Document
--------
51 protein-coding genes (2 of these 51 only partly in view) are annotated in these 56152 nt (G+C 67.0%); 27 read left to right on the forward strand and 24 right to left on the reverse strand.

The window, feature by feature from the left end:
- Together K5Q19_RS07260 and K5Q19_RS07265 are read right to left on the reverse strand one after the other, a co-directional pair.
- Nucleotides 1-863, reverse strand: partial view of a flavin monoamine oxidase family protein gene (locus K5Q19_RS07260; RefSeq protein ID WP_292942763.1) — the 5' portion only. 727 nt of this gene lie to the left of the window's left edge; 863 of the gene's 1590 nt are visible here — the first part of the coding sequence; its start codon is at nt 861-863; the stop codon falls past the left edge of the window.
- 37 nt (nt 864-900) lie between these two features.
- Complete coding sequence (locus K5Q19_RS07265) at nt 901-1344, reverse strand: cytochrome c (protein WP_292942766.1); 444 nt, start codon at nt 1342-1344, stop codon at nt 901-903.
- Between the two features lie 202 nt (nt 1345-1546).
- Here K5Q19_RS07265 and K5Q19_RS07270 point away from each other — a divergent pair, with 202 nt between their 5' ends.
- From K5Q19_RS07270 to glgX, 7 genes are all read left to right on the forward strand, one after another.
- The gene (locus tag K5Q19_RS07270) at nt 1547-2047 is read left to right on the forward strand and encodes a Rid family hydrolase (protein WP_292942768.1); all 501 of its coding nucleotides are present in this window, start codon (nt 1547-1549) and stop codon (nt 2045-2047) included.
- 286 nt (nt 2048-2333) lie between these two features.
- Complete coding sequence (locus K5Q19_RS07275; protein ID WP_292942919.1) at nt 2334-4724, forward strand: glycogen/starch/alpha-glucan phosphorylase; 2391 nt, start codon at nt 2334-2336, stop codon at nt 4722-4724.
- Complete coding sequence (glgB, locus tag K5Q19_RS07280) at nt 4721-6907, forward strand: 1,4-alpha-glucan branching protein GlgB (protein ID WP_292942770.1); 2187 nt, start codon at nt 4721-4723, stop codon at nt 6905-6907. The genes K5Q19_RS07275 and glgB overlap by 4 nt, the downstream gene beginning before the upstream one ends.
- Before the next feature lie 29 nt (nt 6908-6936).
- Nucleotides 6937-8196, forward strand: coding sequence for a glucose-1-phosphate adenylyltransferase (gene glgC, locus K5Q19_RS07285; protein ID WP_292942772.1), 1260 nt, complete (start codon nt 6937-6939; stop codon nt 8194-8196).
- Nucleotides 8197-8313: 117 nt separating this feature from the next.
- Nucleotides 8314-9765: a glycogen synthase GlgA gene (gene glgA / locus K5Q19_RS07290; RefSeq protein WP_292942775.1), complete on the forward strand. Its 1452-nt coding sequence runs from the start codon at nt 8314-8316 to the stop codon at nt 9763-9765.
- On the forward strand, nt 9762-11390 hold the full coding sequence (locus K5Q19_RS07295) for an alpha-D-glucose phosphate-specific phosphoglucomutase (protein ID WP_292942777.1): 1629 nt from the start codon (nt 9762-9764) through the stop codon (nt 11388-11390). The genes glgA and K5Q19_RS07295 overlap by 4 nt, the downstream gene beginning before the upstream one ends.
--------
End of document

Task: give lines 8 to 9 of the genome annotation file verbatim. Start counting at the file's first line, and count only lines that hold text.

- Here K5Q19_RS07265 and K5Q19_RS07270 point away from each other — a divergent pair, with 202 nt between their 5' ends.
- From K5Q19_RS07270 to glgX, 7 genes are all read left to right on the forward strand, one after another.